Results from placebo-controlled trials of antidepressants have demonstrated that a large proportion of depressed patients show a significant improvement of symptoms while receiving placebo. In some patients, the improvement may be due to the natural course of the illness, independent of any therapeutic intervention, but in others it may be due to nonspecific therapeutic factors. Presumably, the latter are at least as relevant in clinical practice as in the research setting. The factors responsible for the placebo effect are unknown. However, several clinical variables are associated with an improvement in depressed patients who receive placebo. The most consistent correlation is a negative one between the duration of the presenting episode and a diminished placebo response. In addition, the role of expectation or hope has been emphasised. The placebo response appears to be less stable than the improvement attributable to drugs. In controlled antidepressant trials, a significant proportion of placebo responders will relapse during follow-up. Two patterns of placebo response have been identified; one is characterised by an early, abrupt, nonsustained improvement and the other by a gradual sustained response. The instability of the placebo response may explain why some patients lose an initial apparent antidepressant response. It was recently proposed that the initial treatment for a sizeable proportion of depressed patients should be 4 to 6 weeks of placebo. This has been rejected on practical grounds. Although placebo treatment of depression cannot be fully advocated, knowledge of the determinants and course of the placebo response can be used to guide clinical management.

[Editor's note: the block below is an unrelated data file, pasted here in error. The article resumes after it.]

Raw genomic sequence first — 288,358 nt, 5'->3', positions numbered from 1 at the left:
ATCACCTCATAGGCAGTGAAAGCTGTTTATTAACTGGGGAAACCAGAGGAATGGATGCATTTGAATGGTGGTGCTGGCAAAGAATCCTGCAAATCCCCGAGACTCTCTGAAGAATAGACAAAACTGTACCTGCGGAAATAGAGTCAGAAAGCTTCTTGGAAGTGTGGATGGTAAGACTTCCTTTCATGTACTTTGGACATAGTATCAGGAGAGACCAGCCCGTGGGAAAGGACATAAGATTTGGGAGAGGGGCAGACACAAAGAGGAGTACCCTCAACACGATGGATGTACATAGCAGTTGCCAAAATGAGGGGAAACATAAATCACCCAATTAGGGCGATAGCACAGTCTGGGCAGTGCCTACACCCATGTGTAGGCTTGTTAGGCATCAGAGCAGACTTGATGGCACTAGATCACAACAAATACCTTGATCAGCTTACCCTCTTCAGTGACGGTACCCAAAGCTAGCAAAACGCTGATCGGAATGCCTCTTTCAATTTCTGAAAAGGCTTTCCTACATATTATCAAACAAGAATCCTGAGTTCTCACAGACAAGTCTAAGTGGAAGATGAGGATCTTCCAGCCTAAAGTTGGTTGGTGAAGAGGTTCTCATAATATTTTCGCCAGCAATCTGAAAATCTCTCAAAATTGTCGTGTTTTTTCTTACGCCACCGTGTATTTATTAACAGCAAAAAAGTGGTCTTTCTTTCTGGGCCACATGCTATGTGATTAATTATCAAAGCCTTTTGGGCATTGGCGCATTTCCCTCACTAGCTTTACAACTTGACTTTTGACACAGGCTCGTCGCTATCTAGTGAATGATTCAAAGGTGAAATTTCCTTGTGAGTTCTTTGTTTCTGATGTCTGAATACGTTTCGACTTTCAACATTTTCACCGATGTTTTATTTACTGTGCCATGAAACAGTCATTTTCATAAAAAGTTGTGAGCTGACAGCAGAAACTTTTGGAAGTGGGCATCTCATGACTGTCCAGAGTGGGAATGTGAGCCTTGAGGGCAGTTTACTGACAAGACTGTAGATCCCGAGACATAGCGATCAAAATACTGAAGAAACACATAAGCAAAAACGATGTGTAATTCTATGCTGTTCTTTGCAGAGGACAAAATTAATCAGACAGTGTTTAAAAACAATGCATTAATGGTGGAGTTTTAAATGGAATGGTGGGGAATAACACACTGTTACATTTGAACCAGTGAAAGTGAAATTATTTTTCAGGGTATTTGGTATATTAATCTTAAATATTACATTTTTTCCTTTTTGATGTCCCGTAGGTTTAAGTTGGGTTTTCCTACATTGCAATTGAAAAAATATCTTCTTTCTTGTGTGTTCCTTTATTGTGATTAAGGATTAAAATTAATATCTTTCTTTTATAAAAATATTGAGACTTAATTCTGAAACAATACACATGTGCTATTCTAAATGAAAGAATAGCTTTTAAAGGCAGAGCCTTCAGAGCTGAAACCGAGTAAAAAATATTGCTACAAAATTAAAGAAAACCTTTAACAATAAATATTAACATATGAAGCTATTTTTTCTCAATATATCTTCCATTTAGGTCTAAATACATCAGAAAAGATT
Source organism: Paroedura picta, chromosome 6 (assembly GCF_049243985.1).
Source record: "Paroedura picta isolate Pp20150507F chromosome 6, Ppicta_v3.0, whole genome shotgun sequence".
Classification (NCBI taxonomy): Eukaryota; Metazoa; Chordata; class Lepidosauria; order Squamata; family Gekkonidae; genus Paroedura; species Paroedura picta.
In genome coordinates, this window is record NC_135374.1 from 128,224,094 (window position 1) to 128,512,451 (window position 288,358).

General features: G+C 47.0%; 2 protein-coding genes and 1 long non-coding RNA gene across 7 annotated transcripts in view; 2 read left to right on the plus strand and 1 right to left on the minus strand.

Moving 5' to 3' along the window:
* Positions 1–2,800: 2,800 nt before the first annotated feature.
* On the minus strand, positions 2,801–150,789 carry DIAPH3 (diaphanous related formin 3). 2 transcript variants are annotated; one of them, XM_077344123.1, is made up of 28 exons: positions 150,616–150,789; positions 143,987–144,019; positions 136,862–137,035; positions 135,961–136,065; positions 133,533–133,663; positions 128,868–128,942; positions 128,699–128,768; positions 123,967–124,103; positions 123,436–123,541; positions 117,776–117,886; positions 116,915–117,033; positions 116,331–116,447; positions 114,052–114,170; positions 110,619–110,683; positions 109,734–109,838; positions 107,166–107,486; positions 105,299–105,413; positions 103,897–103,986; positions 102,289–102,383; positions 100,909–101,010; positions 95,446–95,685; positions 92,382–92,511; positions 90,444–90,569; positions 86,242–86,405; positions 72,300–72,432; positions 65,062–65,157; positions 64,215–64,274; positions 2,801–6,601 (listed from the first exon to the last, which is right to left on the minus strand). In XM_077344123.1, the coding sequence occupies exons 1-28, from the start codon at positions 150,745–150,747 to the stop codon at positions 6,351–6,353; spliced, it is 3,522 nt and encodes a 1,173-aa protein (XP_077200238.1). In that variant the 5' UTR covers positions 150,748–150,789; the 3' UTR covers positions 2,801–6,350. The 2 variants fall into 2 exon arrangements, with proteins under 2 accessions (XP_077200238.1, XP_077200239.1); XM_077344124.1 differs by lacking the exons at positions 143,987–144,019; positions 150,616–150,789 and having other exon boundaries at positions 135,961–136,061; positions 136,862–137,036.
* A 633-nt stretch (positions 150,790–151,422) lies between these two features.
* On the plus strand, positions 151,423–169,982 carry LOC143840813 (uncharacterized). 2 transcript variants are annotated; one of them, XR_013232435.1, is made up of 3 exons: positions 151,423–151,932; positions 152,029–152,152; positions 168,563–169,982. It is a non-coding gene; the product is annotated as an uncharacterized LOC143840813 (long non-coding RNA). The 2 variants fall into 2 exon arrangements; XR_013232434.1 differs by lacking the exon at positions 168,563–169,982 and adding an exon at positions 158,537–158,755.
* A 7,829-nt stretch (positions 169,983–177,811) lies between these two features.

|Original language||English (US)|
|Number of pages||6|
|State||Published - Jan 1 1995|
ASJC Scopus subject areas
- Clinical Neurology
- Psychiatry and Mental health
- Pharmacology (medical)